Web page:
The Korea Herald


SM artists strive amid ongoing ownership feud, questions remain

Experts predict SM's partnership with Hybe to bring opportunities for SM and the industry

By Choi Ji-won

Published : Feb. 15, 2023 - 18:24

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NCT Dream (SM Entertainment) NCT Dream (SM Entertainment)

As major players of the entertainment industry scramble to get their hands on SM Entertainment, the label's artists are working harder than ever to keep things running.

SM Entertainment announced Wednesday that its boy band, NCT Dream, is embarking on a world tour, "The Dream Show 2: In A Dream." The concert series, which officially started in September in Seoul, is set to continue this month, extending to 22 cities across the world where the group will hold 32 shows.

With the tour, the seven-member band is also set to make its milestone dome debut in Japan -- an honorable feat many K-pop acts aspire to. NCT Dream's dome debut stage will take place on Feb. 17-19 at the Kyocera Dome in Osaka, Japan.

Onew, of SM's veteran group, SHINee, has also announced his comeback. Several local media outlets reported Tuesday that Onew will be releasing a new album on March 6. Ahead of the release, Onew is also set to hold his first solo concert in Seoul on March 3-5. In an announcement about the concert on Monday, SM also said Onew is gearing up for his March comeback.

Another member of SHINee, Key, released his second LP re-issue, "Killer," on Monday and has been busy promoting the album.

During his comeback live show, streamed online on Monday, Key openly commented about his company's ownership feud. Replying to a fan's request for an encore concert for his ongoing concert series, Key said, "I'm the one who really badly wants to hold an (encore concert), but I don't know. Things (inside the company) are uneasy."

SHINee is celebrating its 15th anniversary in May and there have been hints at a group comeback. In December, during an interview for Netflix's "The Fabulous," the quartet's member, Minho, who is also pursuing an acting career, said SHINee is planning to release a studio album around their debut anniversary. Onew also confirmed this in a separate livestream show.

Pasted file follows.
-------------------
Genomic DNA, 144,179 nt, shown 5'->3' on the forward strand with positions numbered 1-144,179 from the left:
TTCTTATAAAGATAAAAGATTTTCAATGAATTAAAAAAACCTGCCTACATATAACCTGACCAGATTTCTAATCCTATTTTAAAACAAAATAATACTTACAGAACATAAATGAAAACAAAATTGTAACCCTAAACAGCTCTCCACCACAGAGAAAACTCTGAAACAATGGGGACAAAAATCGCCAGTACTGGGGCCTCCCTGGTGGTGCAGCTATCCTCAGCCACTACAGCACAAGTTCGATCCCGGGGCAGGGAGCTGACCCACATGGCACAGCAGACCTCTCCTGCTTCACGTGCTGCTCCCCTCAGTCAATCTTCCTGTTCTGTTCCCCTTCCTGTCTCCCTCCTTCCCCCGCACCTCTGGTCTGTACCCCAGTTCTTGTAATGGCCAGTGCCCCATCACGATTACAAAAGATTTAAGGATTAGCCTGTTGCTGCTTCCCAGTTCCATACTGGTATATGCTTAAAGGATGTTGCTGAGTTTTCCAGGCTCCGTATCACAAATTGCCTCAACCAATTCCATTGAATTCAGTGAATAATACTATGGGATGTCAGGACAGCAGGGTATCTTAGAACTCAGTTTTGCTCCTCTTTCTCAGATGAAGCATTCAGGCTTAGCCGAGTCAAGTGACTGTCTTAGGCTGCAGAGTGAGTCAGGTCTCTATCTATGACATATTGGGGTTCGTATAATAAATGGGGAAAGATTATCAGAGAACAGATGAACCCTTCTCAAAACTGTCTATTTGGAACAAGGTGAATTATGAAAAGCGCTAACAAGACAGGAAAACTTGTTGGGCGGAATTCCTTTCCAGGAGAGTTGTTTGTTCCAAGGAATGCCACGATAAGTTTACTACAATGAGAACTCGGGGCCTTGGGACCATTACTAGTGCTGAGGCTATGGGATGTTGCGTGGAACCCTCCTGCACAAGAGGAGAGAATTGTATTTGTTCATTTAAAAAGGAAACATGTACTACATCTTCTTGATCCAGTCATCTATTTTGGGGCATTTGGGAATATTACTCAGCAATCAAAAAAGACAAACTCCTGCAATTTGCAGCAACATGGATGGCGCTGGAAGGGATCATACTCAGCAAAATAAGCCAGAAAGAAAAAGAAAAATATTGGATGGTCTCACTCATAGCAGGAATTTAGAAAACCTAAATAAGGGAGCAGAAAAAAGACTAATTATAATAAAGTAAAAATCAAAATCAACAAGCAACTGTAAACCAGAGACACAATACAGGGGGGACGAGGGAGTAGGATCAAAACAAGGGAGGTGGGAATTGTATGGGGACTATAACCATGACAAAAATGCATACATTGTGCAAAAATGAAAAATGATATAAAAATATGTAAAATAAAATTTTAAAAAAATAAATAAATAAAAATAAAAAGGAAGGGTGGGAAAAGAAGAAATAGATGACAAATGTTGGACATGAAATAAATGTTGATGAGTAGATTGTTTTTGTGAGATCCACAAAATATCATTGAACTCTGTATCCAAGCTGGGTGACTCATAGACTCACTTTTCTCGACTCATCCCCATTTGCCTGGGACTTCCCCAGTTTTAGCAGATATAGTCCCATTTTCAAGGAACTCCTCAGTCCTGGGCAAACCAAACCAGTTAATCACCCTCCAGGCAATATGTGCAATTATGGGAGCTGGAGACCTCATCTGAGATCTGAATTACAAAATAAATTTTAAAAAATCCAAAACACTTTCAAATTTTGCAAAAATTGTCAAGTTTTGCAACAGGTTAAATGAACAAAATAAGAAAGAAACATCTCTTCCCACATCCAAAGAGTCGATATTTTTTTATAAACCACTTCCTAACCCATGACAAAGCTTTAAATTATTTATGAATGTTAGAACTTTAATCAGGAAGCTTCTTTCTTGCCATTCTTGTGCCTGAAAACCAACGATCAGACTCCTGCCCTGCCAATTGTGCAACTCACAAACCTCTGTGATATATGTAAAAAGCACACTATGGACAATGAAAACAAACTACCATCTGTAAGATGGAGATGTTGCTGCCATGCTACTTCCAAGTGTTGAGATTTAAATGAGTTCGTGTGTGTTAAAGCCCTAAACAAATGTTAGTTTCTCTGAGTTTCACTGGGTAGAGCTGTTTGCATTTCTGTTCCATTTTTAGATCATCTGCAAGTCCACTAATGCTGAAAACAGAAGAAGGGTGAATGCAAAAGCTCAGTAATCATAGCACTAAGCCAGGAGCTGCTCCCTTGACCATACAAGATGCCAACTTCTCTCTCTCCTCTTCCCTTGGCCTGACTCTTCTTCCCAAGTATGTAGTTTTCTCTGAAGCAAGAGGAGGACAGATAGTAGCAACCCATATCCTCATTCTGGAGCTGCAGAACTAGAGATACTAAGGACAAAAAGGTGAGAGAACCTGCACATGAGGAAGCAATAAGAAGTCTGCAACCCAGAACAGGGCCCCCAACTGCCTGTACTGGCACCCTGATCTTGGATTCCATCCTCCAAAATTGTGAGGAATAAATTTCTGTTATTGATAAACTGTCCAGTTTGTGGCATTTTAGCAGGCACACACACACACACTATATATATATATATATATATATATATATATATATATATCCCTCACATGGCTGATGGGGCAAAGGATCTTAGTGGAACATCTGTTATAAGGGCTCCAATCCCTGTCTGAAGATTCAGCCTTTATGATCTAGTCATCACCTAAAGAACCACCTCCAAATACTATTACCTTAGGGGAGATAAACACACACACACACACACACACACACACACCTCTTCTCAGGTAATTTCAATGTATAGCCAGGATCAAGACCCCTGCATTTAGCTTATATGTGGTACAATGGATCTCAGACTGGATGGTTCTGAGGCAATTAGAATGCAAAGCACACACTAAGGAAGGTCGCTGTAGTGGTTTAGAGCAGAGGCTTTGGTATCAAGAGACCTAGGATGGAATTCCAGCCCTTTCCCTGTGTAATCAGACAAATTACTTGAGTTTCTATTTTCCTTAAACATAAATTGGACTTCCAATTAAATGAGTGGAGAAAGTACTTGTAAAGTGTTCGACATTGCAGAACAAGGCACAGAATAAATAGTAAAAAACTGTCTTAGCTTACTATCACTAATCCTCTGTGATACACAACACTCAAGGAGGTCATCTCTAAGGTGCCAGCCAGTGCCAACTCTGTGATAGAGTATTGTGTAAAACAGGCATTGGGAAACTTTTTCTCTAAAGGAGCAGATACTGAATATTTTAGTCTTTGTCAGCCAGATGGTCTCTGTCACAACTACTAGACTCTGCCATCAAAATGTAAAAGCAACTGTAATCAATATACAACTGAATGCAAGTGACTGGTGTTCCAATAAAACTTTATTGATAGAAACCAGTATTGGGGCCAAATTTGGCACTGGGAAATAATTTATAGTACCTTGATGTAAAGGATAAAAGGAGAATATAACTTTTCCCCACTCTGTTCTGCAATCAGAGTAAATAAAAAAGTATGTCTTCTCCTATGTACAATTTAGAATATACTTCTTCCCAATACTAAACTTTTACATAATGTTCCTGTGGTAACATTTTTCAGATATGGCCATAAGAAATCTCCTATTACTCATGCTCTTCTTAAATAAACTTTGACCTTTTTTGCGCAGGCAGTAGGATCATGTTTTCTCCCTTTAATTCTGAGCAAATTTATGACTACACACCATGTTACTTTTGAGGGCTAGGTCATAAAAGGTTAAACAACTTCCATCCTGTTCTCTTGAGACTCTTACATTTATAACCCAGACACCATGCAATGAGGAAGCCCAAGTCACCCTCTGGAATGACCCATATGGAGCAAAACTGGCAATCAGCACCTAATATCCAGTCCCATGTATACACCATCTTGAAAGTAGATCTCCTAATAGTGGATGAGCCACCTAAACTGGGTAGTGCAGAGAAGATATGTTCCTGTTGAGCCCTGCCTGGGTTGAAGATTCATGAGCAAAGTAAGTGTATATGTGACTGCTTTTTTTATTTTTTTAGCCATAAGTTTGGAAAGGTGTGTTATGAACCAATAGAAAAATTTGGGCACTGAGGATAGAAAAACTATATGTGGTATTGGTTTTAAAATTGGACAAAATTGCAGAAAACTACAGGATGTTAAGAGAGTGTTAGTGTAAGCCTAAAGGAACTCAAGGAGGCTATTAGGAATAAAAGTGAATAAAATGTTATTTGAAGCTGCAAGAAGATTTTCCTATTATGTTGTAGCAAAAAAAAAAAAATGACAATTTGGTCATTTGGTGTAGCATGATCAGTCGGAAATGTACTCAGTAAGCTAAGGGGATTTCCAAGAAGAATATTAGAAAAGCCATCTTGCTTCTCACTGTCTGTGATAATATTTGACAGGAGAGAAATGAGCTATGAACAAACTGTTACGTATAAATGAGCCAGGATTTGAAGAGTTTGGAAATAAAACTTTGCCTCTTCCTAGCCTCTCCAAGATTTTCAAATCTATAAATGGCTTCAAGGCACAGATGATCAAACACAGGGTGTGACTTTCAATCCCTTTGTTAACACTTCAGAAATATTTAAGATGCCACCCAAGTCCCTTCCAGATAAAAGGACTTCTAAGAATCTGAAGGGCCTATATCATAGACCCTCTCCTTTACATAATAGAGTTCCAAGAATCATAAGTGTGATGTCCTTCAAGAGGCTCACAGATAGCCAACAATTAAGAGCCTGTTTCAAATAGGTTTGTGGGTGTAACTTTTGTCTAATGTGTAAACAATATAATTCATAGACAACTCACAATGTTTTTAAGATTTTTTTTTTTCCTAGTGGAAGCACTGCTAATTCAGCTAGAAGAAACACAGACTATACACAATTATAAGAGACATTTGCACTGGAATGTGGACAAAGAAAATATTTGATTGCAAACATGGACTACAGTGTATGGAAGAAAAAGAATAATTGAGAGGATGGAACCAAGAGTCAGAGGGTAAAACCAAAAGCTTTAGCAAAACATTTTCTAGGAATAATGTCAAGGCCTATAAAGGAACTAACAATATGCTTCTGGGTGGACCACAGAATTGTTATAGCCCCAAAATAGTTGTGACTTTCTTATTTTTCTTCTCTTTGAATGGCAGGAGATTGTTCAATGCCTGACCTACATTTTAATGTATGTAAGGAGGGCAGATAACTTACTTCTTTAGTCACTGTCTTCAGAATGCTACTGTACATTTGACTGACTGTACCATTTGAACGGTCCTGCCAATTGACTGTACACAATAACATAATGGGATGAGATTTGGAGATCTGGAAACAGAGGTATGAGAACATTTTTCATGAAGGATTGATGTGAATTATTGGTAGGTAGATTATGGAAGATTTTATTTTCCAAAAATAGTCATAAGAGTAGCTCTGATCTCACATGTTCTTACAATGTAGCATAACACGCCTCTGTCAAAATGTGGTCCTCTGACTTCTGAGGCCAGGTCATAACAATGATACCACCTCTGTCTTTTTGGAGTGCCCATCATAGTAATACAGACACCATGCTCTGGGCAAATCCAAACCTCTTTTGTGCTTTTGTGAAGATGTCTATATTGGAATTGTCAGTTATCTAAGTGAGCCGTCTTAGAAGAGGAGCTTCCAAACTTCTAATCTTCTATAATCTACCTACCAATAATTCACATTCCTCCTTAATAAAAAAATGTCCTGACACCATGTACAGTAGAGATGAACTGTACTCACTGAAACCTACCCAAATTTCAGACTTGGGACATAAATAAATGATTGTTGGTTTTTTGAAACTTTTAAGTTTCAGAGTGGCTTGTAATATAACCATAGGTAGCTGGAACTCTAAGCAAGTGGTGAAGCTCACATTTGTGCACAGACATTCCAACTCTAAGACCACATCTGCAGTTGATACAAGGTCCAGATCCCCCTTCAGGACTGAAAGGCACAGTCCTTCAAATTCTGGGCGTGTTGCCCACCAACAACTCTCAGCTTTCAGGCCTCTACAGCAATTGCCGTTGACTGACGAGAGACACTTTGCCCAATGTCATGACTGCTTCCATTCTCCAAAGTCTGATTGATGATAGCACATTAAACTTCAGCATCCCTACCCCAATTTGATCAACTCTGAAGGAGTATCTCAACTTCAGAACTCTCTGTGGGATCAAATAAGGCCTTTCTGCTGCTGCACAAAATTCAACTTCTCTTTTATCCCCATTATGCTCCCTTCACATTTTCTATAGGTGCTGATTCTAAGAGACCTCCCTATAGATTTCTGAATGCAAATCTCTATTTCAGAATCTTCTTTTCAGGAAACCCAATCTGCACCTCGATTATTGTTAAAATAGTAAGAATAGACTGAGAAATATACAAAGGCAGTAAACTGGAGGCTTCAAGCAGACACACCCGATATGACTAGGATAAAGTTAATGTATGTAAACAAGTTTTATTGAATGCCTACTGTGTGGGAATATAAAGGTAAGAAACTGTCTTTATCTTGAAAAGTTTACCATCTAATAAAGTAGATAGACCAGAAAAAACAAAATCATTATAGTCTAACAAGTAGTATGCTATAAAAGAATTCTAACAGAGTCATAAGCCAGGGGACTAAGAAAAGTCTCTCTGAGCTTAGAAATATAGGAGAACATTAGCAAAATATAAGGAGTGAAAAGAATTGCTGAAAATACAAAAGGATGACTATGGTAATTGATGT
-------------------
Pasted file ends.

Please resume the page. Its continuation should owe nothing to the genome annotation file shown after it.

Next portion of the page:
SHINee's group comeback comes after two years as the group's youngest member, Taemin, is set to be discharged from military in April.

SM Entertainment's biggest boy band, EXO, is also heating up for solo and group comebacks. With Baekhyun returned from the military on Feb. 5, members of EXO have constantly alluded to the possibility of the group's comeback this year.

Before returning as EXO, Kai is set to release a new solo album mid-March.

With Taemin and Baekhyun back from their duties, Super M, SM Entertainment's "avengers" project boy group, is also expected to resume its global activities. Super M is a seven-member group consisting of some members from SM's boy bands EXO, SHINee, NCT 127 and WayV.

Rookie girl group, aespa, has scheduled its standalone concert debut for Feb. 25-26 in Seoul, while the label's longest-running K-pop act, BoA, is slated to hold her 20th anniversary concert on March 11-12.

SM also has plans to debut new groups this year, including the long-awaited launch of global variations of the NCT project in Hollywood, Tokyo and Saudi Arabia, as well as possible introduction of a new girl group.

SM Entertainment / Hybe SM Entertainment / Hybe

Will Hybe take over SM?

All of the acts mentioned above are groups that were planned, conceptualized and assembled at the hands of SM Entertainment's founder Lee Soo-man, who stands at the center of the controversial merger and fight over the acquisition of the label.

Once the biggest shareholder of SM Entertainment, Lee on Friday signed a deal with Hybe to sell his 14.8 percent share of SM Entertainment at 422.8 billion won ($334.28 million) to Hybe, conceding the position of top stakeholder to the firm.